(475c) High-Throughput Reconstruction and Optimization of 130 New Genome-Scale Metabolic Models | AIChE

(475c) High-Throughput Reconstruction and Optimization of 130 New Genome-Scale Metabolic Models


Henry, C. - Presenter, Argonne National Laboratory
DeJongh, M. - Presenter, Hope College
Best, A. - Presenter, Hope College
Stevens, R. - Presenter, Argonne National Laboratory

Genome-scale metabolic models have emerged as a crucial resource for translating detailed knowledge of thousands of distinct enzymatic processes into global predictions of organism behavior [1]. These models provide a means of predicting essential genes, organism phenotypes, gene expression patterns, organism response to mutation, and metabolic engineering strategies [2]. Despite the great demand for genome-scale metabolic models, the rate of model development has lagged far behind the rate of genome sequencing. To improve the rate of development of new models, we have integrated a biochemical database, a set of thermodynamic estimations [3], a gap filling algorithm [4], and a model optimization algorithm[5] with the SEED framework for updating, correcting, and propagating annotations across hundreds of genomes simultaneously [6]. Within this framework we have implemented an automated pipeline for the high-throughput reconstruction and optimization of genome-scale metabolic models of prokaryotes [7], and we have applied this pipeline to produce functioning models for a diverse set of 130 organisms across 14 bacterial subdivisions. On average, these models comprise of 957 reactions associated with 678 genes covering 21% of the organism genome. Application of the gap filling algorithm resulted in the addition of an average of 53 reactions with no known corresponding genes. Whenever gene essentiality or phenotyping data was available, the model optimization algorithm was applied producing models with prediction accuracies that exceed 90%. Analysis of the reactions added by the gap filling process resulted in the following key discoveries; (i) by identifying the biomass components causing a reaction to be added by the gap filling, we were able to refine our biomass definitions for every organism modeled; (ii) by identifying reactions added to many different models by the gap filling algorithm, we were able to determine portions of the metabolism of various genera for which additional annotation, curation, and experimental work is required; and (iii) by applying the completed models to the prediction of essential gene sets, we were able to identify the metabolic functions that were consistently essential in every organism as well as those functions that were essential in only a small subset of organisms.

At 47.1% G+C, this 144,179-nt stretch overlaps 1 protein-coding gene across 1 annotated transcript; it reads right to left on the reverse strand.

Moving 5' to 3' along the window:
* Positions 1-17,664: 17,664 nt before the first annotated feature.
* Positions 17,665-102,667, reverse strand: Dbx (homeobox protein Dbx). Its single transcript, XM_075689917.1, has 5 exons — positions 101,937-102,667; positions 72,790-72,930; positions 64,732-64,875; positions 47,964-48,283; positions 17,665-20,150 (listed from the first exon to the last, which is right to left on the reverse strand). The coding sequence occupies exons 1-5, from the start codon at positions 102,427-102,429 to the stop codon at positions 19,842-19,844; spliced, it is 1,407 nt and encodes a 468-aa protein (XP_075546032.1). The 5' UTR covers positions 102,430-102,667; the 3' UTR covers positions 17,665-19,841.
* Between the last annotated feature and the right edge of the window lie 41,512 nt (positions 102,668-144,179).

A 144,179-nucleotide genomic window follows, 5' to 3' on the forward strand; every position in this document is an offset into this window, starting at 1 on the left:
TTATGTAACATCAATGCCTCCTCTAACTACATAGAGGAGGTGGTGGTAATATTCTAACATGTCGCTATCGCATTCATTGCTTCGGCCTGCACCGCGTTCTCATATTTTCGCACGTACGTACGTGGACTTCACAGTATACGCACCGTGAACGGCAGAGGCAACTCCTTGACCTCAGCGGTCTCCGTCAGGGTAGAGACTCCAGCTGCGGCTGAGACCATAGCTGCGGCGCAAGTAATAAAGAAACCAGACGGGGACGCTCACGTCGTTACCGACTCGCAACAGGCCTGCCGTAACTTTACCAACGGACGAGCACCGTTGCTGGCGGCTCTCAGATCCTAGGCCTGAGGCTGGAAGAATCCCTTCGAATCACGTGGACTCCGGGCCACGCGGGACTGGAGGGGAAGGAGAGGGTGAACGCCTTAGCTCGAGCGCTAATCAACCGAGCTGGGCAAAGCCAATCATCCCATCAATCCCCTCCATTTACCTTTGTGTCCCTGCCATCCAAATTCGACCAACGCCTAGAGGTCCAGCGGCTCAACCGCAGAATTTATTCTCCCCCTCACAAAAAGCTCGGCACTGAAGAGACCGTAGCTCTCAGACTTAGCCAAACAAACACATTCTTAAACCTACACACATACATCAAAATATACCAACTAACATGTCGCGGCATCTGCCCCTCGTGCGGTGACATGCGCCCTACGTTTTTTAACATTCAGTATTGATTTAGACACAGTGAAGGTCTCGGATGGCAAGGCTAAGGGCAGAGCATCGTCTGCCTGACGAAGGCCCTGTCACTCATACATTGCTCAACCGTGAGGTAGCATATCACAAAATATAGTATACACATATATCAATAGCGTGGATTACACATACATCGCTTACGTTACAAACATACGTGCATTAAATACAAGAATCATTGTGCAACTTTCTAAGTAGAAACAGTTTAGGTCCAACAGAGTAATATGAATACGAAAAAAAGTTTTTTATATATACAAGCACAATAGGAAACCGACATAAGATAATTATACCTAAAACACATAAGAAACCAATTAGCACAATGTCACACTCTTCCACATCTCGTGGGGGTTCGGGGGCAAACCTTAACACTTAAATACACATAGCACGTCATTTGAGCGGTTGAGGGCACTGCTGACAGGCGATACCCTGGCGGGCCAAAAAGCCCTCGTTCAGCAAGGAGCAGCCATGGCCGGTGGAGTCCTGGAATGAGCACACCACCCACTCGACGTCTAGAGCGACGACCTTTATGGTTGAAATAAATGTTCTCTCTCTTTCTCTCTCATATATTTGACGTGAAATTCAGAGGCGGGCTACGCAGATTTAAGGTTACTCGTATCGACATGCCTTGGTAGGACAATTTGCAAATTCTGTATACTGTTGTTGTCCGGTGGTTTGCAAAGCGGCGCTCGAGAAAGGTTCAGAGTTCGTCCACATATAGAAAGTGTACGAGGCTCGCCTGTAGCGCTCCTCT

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5. Henry CS, Zinner J, Cohoon M, Stevens R: iBsu1103: an improved genome scale metabolic model of B. subtilis based on SEED annotations. Genome Biol 2009:submitted.

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